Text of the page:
And that, my friends, is how I became associated with 42 and why you should all go out and buy Ripples. There’s a lot of talented people in it, and some you may already know. And if that’s not enough, all royalties are going to a wonderful charity that was collectively agreed upon by the contributors of Ripples. It is their book as much as it is mine … I had a dream, but they made it happen.
This venture with 42Worcester, gave to me a gift … the gift of sharing with other writers. It also formed many wonderful friendships.
~ Jackie x
Dust to Dust
Tansy sat watching the dusty, scabby eccentric guy tinkering with a dirty old computer.
He kept muttering, ‘ All that’s left.’
Tansy, through the mists of a headache, thought he must be mad. How could he know what was left? He was old. Very, very old. She focused her fading eyes on him; concentrating until the image solidified. He looked at least 200, his puckered, peeling skin like burnt paper at the edges, his smell reminding her of spent matches. Her lungs tingled and her mouth was parched; every breath scorched her throat; her head hurt.
‘Garam,’ she croaked, oblivious that she had been repeating the name periodically for more than 48 hours. Nothing.
The ventowave said Europe and America had declared peace, its pocket-sized chassis pitted and scored by acidic dust that blew across the River Thames from time to time as if some great god were sighing over remnants. Nothing left of the Eastern Bloc. All desert, they said, little water. The world now half the size…She’d fought for the ventowave, clawing beneath rubble a foot deep, breaking fingernails, grazing knuckles, she’d even poked someone in the eye to get at the grey plastic radio first—they’d disappeared into thin air, there one minute gone the next.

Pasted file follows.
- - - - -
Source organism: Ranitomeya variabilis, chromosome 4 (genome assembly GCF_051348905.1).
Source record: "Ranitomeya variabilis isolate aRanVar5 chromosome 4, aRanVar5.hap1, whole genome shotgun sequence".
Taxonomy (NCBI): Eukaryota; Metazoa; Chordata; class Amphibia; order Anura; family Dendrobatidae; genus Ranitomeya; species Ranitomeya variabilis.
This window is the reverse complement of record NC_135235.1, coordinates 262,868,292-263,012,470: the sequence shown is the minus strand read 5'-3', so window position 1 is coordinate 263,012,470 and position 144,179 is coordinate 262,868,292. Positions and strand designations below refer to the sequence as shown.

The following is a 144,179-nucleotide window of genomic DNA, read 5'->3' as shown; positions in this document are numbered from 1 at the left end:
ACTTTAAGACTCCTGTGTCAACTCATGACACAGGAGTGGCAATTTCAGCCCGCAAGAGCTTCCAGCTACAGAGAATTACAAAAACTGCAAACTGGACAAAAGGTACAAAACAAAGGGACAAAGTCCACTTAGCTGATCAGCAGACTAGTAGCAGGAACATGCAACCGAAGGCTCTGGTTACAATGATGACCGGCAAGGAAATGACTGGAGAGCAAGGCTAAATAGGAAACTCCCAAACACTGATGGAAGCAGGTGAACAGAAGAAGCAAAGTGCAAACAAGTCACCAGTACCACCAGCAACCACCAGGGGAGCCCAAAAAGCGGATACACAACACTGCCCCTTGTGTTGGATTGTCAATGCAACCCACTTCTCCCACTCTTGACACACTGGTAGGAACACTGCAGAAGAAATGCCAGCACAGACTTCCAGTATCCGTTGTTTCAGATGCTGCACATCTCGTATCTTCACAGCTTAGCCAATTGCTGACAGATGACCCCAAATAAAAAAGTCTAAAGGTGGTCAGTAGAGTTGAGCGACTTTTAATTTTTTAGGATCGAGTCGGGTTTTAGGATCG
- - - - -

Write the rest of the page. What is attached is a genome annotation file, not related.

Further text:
‘Garam,’ she croaked again.
‘Stop bawling, girl,’ said the eccentric, ‘can’t you see I’m busy? Why don’t you help or go and look for your Garam?’
She glared at him, seeing that the tool he used on the computer wreck was a metal nail file.
‘Have you no proper tools?’ she asked, feeling her lips crack and bleed with the effort.
‘I have this,’ he said holding the file up, ‘And this,’ he gestured toward the computer.
‘What’s happening?’ Tansy asked. ‘D’you think it’s stopped or will it get worse, the dust and…?’
‘It’s stopped for now,’ he said, more kindly given that he had other things on his mind than she expected, ‘I just need to make one small connection and then we can find out what’s ha—’ he was interrupted by the crackle of the ventowave.
‘Turn it up, girl,’ he said, taking a step towards her. She shrank back. ‘Turn it up so I can hear it.’
The disembodied voice proclaimed, ‘This is the World Service, 11 August 2389. Reports are coming in…shsssshsssh…,’ crackling, nothing.
‘We’ll have to wait for the next one,’ she whispered, ‘I’m Tansy. Who are you?’
‘Eric. Eric Hawsley. Pleased to meet you Tansy,’ he held out a charred, crazed hand. She looked at it for a moment before taking it in her own.
‘Have you seen Garam?’ she asked.